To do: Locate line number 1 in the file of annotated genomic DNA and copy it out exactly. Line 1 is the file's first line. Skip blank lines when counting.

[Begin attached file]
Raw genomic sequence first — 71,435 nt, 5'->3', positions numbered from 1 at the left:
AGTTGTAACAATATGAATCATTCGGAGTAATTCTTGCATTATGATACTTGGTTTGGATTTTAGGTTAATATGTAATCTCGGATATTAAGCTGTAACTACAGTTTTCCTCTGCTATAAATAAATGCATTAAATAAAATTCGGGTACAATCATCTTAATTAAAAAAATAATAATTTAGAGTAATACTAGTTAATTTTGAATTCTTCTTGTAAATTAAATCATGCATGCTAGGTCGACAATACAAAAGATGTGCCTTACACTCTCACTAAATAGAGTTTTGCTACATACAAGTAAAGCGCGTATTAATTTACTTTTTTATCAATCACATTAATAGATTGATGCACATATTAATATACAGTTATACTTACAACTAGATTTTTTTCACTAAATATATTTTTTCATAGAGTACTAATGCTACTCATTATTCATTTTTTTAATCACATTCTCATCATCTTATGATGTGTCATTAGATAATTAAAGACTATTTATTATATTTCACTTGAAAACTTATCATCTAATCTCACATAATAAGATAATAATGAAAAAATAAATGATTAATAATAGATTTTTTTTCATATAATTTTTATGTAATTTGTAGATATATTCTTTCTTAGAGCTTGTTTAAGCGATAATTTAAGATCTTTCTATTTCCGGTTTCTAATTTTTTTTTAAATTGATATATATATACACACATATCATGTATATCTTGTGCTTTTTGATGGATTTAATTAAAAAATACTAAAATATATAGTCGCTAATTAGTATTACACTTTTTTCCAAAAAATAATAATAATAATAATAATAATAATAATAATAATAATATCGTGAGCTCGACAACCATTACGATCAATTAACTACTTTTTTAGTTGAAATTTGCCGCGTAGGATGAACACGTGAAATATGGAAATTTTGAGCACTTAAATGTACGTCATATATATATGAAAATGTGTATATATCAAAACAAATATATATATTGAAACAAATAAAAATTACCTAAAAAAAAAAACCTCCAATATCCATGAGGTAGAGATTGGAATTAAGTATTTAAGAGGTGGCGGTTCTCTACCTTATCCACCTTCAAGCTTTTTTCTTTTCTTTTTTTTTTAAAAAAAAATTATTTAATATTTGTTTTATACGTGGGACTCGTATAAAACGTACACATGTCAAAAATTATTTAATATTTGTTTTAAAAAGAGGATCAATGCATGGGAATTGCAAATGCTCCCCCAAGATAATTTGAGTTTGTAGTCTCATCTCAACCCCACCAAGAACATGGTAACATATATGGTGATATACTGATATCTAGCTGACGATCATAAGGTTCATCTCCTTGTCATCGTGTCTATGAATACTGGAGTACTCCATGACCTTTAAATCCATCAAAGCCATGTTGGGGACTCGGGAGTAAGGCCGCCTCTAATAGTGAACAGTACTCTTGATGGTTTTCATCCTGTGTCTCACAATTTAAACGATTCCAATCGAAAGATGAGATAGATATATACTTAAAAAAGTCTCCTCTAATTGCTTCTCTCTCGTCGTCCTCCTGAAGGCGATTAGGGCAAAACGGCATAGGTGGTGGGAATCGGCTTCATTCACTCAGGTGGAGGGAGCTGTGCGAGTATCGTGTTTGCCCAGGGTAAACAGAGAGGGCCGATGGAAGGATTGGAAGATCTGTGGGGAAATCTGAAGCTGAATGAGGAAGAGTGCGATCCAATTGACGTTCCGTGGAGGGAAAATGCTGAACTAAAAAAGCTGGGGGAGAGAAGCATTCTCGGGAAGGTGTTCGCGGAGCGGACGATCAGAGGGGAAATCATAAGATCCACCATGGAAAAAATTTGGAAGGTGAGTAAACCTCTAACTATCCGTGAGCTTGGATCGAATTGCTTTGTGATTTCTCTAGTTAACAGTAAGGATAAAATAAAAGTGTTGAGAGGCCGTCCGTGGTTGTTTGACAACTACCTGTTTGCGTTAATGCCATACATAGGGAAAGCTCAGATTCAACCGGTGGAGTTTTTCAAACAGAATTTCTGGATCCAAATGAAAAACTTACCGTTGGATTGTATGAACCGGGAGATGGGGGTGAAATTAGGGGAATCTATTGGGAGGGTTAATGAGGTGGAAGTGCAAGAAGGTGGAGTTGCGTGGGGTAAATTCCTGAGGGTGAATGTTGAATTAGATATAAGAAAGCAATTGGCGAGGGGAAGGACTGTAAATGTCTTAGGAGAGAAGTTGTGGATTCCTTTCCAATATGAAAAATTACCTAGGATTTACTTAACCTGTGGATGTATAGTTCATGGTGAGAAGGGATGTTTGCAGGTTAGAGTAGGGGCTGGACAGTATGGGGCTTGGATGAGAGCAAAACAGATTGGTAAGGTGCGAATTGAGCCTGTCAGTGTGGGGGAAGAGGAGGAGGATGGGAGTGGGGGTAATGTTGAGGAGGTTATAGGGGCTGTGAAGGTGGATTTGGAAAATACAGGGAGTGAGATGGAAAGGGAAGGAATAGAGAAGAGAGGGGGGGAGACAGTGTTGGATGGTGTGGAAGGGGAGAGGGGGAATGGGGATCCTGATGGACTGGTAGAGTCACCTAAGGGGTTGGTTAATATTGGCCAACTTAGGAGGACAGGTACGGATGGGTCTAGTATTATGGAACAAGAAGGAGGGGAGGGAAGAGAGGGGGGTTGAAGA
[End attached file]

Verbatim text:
Raw genomic sequence first — 71,435 nt, 5'->3', positions numbered from 1 at the left: